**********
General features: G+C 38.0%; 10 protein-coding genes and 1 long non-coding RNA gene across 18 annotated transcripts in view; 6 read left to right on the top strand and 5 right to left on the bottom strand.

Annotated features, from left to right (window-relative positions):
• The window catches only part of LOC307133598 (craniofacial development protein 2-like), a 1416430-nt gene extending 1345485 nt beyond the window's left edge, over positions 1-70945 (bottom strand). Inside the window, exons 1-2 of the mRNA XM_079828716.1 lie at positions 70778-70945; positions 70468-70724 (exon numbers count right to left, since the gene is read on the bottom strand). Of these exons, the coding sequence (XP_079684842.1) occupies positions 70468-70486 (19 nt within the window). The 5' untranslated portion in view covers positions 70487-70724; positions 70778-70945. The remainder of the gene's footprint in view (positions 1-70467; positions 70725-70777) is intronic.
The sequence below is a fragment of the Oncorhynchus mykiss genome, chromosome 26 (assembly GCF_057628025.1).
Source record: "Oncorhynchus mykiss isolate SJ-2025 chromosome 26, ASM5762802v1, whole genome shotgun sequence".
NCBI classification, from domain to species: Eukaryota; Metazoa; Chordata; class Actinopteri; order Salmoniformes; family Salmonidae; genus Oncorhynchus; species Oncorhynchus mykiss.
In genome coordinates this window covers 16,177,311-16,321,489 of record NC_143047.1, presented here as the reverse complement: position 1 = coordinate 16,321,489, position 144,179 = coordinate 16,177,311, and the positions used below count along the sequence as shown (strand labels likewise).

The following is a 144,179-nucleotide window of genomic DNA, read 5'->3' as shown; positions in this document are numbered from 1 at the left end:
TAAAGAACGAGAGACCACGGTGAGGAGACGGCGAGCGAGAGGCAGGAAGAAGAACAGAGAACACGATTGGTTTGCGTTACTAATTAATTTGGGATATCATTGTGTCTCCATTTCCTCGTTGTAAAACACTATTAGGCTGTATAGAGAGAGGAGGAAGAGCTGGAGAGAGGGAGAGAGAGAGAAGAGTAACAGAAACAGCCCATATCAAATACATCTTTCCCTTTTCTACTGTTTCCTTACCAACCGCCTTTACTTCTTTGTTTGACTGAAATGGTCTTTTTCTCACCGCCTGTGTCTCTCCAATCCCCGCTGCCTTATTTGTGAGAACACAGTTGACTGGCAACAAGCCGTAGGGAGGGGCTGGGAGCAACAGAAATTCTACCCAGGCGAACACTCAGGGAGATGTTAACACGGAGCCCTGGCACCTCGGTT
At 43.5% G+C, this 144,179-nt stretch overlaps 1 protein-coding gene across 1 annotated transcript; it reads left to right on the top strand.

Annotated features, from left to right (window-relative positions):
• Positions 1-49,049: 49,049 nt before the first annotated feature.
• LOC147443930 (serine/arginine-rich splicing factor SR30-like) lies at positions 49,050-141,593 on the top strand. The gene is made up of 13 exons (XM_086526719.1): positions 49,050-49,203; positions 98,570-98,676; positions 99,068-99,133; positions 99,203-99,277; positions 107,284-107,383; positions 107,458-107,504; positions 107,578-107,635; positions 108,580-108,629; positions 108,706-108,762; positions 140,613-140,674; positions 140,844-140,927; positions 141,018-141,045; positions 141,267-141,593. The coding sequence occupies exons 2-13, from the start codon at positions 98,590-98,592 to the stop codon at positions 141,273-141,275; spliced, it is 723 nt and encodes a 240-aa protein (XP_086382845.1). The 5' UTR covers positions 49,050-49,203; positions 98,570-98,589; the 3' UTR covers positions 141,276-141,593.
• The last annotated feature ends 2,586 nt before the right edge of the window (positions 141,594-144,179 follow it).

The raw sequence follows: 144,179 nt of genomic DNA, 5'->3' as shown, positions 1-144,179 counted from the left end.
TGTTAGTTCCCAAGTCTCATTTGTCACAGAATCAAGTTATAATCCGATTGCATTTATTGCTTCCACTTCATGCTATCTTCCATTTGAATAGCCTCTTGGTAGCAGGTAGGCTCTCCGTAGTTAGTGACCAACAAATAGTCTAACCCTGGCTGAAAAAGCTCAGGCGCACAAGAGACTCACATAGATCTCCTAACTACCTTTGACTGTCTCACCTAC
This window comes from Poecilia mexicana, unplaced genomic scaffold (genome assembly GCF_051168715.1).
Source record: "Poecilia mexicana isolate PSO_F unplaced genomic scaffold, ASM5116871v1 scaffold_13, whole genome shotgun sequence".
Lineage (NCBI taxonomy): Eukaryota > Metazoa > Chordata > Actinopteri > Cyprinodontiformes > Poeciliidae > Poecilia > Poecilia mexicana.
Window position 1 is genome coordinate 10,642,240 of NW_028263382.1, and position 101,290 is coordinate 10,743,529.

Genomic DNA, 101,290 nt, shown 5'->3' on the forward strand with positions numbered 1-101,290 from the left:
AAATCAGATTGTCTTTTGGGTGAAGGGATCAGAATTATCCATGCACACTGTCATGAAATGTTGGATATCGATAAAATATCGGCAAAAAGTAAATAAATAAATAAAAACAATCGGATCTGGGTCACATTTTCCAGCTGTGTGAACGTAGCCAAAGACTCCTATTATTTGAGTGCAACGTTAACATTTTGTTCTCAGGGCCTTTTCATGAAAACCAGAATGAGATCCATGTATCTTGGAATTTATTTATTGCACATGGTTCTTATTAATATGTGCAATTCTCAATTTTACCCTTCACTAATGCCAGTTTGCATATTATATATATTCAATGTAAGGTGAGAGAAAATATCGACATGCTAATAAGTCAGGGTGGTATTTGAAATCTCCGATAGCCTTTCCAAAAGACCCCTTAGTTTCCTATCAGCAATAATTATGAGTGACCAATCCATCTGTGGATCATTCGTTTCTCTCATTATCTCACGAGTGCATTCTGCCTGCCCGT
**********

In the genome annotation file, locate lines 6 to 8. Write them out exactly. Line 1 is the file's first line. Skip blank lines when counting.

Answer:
NCBI classification, from domain to species: Eukaryota; Metazoa; Chordata; class Actinopteri; order Salmoniformes; family Salmonidae; genus Oncorhynchus; species Oncorhynchus mykiss.
In genome coordinates this window covers 16,177,311-16,321,489 of record NC_143047.1, presented here as the reverse complement: position 1 = coordinate 16,321,489, position 144,179 = coordinate 16,177,311, and the positions used below count along the sequence as shown (strand labels likewise).

The following is a 144,179-nucleotide window of genomic DNA, read 5'->3' as shown; positions in this document are numbered from 1 at the left end: